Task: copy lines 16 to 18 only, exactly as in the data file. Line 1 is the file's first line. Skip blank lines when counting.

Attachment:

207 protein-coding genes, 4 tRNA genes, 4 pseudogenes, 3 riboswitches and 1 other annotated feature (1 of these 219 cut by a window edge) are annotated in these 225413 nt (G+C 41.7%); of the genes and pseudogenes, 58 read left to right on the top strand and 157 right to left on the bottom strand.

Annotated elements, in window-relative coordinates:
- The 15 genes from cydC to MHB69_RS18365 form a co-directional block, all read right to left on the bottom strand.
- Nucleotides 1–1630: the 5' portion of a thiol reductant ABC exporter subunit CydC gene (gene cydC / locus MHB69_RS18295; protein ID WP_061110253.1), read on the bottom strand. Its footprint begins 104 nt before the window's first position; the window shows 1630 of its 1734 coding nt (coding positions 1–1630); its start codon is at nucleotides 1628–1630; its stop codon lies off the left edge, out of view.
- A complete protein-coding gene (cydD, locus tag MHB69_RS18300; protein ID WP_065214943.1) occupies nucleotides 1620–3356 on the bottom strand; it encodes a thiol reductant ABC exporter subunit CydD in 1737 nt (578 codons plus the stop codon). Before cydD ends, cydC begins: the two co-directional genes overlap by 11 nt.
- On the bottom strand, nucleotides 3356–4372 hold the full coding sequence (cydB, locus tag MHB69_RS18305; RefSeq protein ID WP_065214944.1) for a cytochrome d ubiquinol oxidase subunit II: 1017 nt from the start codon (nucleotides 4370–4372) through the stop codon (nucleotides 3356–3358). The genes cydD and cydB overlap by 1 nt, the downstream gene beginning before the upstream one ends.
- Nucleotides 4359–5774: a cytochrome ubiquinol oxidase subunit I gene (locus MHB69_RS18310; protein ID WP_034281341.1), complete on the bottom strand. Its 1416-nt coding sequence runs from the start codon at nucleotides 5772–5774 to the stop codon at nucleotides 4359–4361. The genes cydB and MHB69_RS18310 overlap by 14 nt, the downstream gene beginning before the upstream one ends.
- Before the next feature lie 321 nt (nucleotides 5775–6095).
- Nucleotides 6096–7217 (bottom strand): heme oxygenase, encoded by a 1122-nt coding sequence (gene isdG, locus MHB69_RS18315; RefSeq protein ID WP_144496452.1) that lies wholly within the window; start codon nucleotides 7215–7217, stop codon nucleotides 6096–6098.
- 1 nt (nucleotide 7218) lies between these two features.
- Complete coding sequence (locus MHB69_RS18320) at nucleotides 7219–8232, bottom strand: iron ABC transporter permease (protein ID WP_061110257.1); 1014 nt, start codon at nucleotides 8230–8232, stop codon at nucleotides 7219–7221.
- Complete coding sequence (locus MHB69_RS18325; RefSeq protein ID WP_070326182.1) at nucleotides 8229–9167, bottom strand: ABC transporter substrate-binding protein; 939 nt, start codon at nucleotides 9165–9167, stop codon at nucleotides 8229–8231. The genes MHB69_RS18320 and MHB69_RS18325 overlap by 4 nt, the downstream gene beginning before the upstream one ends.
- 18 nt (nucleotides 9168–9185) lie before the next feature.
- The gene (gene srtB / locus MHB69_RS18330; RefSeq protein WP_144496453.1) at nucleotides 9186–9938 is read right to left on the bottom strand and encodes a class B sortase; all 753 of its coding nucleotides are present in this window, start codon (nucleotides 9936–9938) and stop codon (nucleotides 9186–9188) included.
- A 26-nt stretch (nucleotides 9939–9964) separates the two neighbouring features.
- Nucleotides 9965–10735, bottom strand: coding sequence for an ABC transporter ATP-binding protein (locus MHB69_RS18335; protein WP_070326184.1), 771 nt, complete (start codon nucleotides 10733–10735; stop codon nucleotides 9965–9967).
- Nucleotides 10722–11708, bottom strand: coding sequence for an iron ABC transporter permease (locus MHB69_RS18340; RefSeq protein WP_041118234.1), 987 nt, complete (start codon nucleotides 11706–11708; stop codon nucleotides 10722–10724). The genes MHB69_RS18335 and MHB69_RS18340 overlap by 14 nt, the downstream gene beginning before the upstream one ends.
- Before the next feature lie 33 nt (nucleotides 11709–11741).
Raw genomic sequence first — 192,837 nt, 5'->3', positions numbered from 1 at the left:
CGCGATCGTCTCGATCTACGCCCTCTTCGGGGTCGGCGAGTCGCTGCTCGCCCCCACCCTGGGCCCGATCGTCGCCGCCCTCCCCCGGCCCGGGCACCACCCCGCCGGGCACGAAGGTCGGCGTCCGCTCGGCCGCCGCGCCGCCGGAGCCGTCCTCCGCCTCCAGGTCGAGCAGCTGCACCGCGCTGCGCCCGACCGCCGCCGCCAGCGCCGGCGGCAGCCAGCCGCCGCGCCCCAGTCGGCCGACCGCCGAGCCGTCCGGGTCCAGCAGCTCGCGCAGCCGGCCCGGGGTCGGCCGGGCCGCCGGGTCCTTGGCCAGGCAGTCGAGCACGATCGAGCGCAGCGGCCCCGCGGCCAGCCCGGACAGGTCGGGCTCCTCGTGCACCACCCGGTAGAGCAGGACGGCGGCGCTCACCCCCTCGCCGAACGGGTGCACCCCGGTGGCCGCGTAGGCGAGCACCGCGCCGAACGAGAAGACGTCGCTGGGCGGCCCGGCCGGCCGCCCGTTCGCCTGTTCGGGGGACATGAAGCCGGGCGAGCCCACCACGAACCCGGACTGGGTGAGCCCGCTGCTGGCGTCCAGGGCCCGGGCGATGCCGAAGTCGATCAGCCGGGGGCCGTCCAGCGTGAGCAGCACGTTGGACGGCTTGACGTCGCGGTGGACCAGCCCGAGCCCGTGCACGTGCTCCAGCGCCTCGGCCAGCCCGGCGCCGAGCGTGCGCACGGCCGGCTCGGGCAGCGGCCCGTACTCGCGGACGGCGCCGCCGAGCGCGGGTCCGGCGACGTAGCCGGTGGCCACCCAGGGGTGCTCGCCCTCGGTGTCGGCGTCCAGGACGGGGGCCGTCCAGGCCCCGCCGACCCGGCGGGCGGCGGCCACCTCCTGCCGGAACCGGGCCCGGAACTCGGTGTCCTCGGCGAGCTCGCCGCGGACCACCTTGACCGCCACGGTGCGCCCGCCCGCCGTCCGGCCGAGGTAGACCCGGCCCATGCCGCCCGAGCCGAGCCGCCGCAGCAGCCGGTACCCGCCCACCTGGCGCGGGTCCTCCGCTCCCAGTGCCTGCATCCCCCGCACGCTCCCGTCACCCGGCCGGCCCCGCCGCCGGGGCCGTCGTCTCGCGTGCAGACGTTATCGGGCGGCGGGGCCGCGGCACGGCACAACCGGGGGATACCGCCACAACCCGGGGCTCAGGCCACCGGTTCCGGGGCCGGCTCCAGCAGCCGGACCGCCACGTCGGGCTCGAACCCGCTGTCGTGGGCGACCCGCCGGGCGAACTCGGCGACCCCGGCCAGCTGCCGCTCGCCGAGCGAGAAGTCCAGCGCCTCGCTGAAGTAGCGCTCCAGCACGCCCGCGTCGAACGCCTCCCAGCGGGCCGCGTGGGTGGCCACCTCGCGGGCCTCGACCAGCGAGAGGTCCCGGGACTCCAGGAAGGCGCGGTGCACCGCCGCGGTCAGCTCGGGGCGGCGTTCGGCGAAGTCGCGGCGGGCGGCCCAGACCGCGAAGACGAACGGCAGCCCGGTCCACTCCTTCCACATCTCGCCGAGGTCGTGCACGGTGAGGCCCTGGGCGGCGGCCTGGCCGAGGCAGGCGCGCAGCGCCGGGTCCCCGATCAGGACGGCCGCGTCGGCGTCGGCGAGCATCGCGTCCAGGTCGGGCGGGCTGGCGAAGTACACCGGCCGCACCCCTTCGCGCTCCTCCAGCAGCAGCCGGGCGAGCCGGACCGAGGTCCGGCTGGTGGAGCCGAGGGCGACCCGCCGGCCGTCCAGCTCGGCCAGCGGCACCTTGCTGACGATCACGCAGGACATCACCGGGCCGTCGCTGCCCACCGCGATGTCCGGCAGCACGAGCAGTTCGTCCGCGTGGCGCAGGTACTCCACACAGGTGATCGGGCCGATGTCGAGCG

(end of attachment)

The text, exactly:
- Nucleotides 9965–10735, bottom strand: coding sequence for an ABC transporter ATP-binding protein (locus MHB69_RS18335; protein WP_070326184.1), 771 nt, complete (start codon nucleotides 10733–10735; stop codon nucleotides 9965–9967).
- Nucleotides 10722–11708, bottom strand: coding sequence for an iron ABC transporter permease (locus MHB69_RS18340; RefSeq protein WP_041118234.1), 987 nt, complete (start codon nucleotides 11706–11708; stop codon nucleotides 10722–10724). The genes MHB69_RS18335 and MHB69_RS18340 overlap by 14 nt, the downstream gene beginning before the upstream one ends.
- Before the next feature lie 33 nt (nucleotides 11709–11741).